Emerald Green Cory--this could be the Bronze Cory or the Emerald Catfish
Brilliant Rummy nose Tetra
But before going ahead on this, we need to know the water parameters are there are fish here that do not like the same water as some others listed. Also, the temperature is an issue, as the profiles will show.
To a couple of serious specifics. I would re-home the Hillstream Loach as there is no way at all that the best environment for this fish will suit most of the others, due to temperature and water current. I would also re-think the Tiger Barb and re-home; both angelfish and gourami can be victims of nipping by TB, especially in such a small group.
I will just explain the shoaling/group issue very briefly. Shoaling fish that are kept in too small a group have been proven to develop increased aggression, and peaceful species have turned aggressive. This is because of the stress they feel over the improper environment.
Hope this helps.
Wow! Gotta say thanks for all the great replies. I will have to make a correction to my list of fish because I have no tiger barbs, I have roseline sharks. Really don't remember keying that in either, sorry.
Currently, not experiencing any issues with any of the fish or the water... okay, I lied... had some algae bloom when I put in some plants but that has since subsided. I moved some of the fish in from a smaller tank when I started, including the cories, rummies, and neons. They just kinda hang out and are slowly dying off cause I've had them for several years. Not real intent on replacing them... but who knows, they are pretty. The balance of the tankmates save for the newest additions the Boesemans, and the Torquoise, (one week) have all been in the tank almost the whole time. They all interact with each other quite well... so far.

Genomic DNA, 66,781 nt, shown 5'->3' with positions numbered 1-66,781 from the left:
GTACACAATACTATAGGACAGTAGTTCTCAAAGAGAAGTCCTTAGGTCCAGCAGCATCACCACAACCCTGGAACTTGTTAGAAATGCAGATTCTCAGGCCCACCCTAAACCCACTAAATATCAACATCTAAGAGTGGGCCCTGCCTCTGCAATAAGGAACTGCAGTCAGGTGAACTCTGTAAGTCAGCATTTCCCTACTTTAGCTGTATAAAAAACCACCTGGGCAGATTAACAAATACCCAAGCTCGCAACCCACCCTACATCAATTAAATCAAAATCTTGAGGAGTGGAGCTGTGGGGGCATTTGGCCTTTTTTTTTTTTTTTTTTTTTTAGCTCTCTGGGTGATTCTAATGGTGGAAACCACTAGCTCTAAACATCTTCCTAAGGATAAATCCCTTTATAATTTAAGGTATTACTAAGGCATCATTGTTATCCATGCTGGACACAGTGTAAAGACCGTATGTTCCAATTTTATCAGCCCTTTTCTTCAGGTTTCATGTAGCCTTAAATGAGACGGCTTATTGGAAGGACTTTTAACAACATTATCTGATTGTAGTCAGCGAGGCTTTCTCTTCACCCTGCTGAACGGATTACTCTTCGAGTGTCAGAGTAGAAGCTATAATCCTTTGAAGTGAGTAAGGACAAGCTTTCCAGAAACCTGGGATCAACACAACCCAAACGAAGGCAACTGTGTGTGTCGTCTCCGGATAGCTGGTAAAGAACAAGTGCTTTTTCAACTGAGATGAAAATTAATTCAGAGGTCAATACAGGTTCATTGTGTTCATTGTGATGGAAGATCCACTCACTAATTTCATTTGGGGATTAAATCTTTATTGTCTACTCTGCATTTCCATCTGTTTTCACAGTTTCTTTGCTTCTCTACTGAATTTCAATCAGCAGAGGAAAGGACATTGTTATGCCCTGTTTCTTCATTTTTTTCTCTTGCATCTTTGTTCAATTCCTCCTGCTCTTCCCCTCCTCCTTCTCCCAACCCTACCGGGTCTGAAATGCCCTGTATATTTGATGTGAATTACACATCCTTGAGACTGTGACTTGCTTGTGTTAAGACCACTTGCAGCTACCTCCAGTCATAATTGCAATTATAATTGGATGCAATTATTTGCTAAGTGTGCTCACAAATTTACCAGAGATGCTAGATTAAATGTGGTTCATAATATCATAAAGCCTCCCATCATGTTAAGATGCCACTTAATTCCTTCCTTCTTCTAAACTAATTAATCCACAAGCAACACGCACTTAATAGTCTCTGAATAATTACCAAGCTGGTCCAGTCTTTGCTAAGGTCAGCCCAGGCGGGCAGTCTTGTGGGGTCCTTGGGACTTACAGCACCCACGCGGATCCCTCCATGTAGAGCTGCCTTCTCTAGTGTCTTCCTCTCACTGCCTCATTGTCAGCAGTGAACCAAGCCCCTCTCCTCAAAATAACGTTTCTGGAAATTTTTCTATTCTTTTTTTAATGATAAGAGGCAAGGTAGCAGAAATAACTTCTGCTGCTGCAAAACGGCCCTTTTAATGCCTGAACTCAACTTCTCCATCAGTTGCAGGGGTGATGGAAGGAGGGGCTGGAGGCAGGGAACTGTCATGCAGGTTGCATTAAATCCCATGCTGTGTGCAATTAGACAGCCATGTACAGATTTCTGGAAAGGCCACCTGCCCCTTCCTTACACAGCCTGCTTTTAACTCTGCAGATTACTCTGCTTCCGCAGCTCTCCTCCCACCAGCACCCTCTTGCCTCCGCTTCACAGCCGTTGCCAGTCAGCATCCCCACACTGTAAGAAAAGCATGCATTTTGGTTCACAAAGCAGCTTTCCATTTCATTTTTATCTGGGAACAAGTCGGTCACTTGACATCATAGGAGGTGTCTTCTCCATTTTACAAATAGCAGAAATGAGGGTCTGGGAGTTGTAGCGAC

On a different note, my sting ray pleco, or whatever, is just really awesome to look at. When I first acquired him he was so small we made a game out of finding him. He seems happy, and has grown quite a bit. He's not really afraid of anyone anymore... and really does work on the glass. Would be sad to see him go. Is he gonna turn into the Incredible Hulk or something?
As it notes in the profile, this fish must have very specific conditions. Cooler water than most "tropicals" is mandatory, plus a decent current. Which I now see I already noted.:roll: This could be provided in a fairly small tank, say a 20g long, with a good powerhead. And you could add a few more. The White Cloud Mountain Minnow in a group (say 7) would make a nice companion fish.
No, he's not going to turn into the Hulk, he's just always going to be under stress from not being in the right conditions, which will make him more susceptible to disease and have a much shortened lifespan.